- You’ll find Shootout Winning Triple Plus (A+++) sound on both sides of this beloved Sinatra/Basie collaboration
- Tubey, warm and smooth, with an extended top and solid down low, the louder you play this record the better it sounds, because it’s recorded, mastered and pressed properly
- 4 stars: “The long-awaited first collaboration between two icons did something unique for the reputations of both. For Basie, the Sinatra connection inaugurated a period in the 1960s where his band was more popular and better-known than it ever was, even in the big band era. For Sinatra, Basie meant liberation, producing perhaps the loosest, rhythmically free singing of his career.”
A Historic Musical First!
As the liner notes mention – “sizzling tenor-sax solos by Frank Foster and Eric Dixon”, and they aren’t kiddin’!
This ’60s LP has the kind of Tubey Magical Midrange that modern pressings cannot BEGIN to reproduce. Folks, that sound is gone and it sure isn’t showing any sign of coming back.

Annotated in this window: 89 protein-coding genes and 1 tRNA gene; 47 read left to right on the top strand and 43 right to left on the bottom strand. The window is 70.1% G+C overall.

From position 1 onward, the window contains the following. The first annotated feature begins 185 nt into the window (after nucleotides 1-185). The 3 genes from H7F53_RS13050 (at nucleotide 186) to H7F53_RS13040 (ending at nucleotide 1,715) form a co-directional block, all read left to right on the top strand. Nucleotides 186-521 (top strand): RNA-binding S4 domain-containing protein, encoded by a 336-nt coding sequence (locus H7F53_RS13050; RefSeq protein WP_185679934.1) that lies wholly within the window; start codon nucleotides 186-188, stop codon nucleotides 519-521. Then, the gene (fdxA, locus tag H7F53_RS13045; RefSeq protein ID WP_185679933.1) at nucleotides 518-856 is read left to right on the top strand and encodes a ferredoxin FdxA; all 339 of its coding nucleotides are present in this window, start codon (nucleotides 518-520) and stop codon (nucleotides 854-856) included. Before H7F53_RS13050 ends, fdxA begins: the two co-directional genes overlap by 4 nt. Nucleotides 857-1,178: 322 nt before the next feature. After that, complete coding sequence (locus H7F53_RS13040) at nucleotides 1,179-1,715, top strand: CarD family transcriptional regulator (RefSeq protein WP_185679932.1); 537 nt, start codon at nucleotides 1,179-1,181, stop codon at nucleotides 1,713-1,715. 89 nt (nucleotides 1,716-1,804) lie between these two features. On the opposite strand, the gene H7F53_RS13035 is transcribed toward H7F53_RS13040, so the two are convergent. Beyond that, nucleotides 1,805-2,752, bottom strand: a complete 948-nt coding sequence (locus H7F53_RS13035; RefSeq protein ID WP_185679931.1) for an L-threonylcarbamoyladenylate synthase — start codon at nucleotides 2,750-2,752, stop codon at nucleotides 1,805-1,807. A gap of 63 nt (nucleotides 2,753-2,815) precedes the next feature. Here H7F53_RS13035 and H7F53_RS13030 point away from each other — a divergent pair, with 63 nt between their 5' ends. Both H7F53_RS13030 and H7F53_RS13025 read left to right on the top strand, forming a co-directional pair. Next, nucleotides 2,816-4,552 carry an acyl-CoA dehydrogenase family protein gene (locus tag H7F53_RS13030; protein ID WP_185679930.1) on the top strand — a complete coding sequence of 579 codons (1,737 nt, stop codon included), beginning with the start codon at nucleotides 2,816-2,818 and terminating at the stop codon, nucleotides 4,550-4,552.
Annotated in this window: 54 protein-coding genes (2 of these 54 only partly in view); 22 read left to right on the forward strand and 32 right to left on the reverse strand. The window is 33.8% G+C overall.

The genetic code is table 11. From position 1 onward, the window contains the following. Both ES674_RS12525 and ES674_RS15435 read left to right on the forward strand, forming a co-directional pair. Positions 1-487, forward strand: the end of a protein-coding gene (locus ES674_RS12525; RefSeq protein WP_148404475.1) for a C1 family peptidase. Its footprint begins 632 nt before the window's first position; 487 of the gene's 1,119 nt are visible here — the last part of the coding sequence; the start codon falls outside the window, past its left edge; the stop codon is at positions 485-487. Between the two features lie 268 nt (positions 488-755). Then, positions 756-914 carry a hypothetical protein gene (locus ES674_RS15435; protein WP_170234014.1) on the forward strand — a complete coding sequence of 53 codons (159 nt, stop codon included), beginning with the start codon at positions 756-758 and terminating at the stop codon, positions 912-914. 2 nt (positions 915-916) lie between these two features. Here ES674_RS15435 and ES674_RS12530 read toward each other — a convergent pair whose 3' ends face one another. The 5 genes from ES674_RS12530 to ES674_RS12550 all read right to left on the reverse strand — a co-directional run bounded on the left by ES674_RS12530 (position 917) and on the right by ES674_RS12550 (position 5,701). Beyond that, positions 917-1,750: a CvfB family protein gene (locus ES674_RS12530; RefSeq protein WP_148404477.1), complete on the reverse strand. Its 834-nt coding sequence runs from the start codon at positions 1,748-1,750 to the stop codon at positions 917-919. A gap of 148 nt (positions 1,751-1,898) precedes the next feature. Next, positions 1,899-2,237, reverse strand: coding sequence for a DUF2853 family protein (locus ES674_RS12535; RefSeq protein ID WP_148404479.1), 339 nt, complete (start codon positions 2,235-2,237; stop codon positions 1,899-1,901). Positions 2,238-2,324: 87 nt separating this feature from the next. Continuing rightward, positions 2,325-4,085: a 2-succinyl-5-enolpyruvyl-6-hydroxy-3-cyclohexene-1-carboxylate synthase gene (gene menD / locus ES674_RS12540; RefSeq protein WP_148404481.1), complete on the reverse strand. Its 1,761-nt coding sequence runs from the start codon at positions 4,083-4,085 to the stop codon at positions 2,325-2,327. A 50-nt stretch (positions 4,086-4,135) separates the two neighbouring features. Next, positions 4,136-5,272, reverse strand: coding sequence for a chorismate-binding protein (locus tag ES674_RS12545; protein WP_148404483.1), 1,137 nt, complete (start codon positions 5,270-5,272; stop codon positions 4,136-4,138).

Having done this for so long, we understand and appreciate that rich, full, solid, Tubey Magical sound is key to the presentation of this primarily vocal music. We rate these qualities higher than others we might be listening for (e.g., bass definition, soundstage, depth, etc.). The music is not so much about the details in the recording, but rather in trying to recreate a solid, palpable, real Sinatra singing live in your listening room. The best copies have an uncanny way of doing just that.
If you exclusively play modern repressings of older recordings (this one is now 57 years old), I can say without fear of contradiction that you have never heard this kind of sound on vinyl. Old records have it — not often, and certainly not always — but less than one out of 100 new records do, if our experience with the hundreds we’ve played can serve as a guide.
What the Best Sides of Sinatra-Basie Have To Offer Is Not Hard To Hear
- The biggest, most immediate staging in the largest acoustic space
- The most Tubey Magic, without which you have almost nothing. CDs give you clean and clear. Only the best vintage vinyl pressings offer the kind of Tubey Magic that was on the tapes in 1962
- Tight, note-like, rich, full-bodied bass, with the correct amount of weight down low
- Natural tonality in the midrange — with all the instruments having the correct timbre